Sputnik Escalates the Cold War
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Lin Biao (1907–1971)

Vice premier of the People's Republic of China (PRC) during 1955–1971. Born in Huanggang, Hubei Province, on 5 December 1907, Lin Biao enrolled at the Huangpu Military Academy in 1925. He graduated the following year, joined the Chinese Communist Party (CCP), and enlisted in the armed forces. His military talents earned him the command of the 115th Division of the Eighth Route Army, one of the three components of the Chinese communist forces during the Sino-Japanese War. Wounded in early 1938, he retired from active military duty and went to Yan'an, Shaanxi, where he was involved in troop training and liaison work. He was then assigned to northern China, where he helped establish a powerful base that ensured the CCP's 1949 victory in the Chinese Civil War.

After the establishment of the PRC in October 1949, Lin became secretary of the Central-South Bureau and commander of the Central-South Military Region. In 1955 he became vice premier, vice chairman of the National Defense Council, a member of the CCP Central Committee, and a marshal of the People's Liberation Army. In September 1959 he assumed the posts of defense minister and the senior vice chairmanship of the National Defense Council. His power and influence peaked during the ultraleftist Cultural Revolution (1966–1976). Presenting himself as the spokesman for Chinese leader Mao Zedong, Lin advocated world communist revolution and resistance to American imperialism.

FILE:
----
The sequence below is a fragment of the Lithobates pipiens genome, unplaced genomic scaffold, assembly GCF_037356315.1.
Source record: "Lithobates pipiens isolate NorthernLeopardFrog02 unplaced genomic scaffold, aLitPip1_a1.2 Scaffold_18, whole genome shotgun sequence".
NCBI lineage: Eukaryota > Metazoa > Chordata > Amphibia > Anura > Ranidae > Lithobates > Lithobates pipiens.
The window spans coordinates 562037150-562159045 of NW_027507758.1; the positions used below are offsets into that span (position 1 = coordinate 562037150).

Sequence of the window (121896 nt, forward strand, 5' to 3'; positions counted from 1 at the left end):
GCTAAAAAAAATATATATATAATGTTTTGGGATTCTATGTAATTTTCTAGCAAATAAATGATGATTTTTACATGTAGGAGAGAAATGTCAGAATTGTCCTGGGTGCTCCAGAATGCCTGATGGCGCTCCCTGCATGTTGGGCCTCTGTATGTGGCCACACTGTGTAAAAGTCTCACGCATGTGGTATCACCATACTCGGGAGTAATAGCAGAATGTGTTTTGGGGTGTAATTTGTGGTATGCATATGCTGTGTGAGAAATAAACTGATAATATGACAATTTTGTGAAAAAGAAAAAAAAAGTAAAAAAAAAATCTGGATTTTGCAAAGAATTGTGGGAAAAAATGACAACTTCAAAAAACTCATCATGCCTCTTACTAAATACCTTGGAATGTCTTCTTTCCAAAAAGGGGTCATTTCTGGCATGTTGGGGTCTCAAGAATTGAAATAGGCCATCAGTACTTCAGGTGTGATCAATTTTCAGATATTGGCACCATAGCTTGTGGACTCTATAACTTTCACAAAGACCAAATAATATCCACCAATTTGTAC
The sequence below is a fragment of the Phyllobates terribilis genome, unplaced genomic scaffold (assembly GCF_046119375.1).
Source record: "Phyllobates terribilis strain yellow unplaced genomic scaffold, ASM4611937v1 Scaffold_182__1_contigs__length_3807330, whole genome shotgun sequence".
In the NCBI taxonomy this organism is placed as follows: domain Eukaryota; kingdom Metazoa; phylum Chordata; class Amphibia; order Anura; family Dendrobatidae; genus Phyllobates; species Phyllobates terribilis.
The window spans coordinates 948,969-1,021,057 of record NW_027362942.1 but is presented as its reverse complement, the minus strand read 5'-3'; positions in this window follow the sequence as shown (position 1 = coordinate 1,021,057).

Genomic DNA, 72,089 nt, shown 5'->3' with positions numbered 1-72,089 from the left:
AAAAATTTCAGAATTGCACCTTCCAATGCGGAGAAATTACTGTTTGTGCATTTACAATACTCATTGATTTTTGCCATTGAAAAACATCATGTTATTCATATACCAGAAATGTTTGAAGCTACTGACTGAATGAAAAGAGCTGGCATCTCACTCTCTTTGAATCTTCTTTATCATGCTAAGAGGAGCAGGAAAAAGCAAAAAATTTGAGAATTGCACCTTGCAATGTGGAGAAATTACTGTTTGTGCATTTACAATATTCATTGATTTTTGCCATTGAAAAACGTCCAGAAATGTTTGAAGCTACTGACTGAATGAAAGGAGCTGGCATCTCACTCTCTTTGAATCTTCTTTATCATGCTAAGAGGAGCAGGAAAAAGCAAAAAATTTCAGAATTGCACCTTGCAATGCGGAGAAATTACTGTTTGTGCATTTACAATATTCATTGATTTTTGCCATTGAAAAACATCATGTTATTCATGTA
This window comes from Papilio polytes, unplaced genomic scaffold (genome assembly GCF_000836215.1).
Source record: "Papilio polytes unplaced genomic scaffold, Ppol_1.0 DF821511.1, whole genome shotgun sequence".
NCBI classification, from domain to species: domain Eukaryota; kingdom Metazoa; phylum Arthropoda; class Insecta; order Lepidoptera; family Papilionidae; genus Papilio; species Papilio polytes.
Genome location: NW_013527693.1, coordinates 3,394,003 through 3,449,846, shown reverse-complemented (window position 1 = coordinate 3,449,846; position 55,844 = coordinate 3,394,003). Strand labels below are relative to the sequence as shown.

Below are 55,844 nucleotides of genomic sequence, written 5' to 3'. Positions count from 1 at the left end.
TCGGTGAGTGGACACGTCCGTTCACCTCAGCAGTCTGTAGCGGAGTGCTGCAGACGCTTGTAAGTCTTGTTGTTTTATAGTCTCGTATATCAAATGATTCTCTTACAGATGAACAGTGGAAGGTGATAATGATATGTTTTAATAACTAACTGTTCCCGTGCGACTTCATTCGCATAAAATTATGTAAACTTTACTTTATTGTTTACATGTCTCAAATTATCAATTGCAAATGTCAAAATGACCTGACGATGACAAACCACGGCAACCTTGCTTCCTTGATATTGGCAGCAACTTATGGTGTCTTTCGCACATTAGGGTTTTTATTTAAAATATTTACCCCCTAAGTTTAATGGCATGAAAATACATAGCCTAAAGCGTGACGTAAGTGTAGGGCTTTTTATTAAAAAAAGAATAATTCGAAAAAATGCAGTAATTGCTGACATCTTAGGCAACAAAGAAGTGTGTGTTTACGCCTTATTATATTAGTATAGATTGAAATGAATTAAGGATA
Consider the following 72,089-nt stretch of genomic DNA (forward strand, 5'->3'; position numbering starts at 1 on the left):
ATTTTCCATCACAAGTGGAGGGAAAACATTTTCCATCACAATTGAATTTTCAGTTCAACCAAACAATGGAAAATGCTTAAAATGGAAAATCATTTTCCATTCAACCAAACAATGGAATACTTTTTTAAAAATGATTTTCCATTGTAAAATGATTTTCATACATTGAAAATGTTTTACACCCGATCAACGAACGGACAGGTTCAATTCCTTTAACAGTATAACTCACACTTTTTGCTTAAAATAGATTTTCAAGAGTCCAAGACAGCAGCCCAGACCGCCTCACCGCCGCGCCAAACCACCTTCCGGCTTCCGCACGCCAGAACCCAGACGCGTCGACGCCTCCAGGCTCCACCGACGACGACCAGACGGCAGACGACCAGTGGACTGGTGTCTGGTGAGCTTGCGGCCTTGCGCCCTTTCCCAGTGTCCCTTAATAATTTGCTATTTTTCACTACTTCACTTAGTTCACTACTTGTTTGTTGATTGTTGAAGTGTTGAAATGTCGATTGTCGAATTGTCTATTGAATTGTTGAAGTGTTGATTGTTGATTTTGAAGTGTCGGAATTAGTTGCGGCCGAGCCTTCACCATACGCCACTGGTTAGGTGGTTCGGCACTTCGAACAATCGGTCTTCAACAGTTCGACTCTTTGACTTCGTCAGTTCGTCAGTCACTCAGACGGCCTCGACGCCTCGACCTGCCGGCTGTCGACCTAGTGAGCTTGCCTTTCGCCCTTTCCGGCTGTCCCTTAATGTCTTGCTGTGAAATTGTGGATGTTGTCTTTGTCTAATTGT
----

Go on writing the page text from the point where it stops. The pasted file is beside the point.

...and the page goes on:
In April 1969 Lin replaced Liu Shaoqi as Mao's successor and heir apparent. Lin did not, however, remain long in power. It was alleged that, emboldened by his military power, he had staged an abortive coup in 1971. Having failed to assassinate Mao (as officially reported), Lin attempted to flee to the Soviet Union but died in an airplane crash on 13 September 1971 near the Mongolian border.

Law Yuk-fun


Further Reading
Bamberg, James. British Petroleum and Global Oil, 1950-75: The Challenge to Nationalism. Cambridge: Cambridge University Press, 2000.; Joffe, Ellis. Party and Army: Professionalism and Political Control in the Chinese Officer Corps, 1949–1964. Cambridge: Cambridge University Press, 1965.
 

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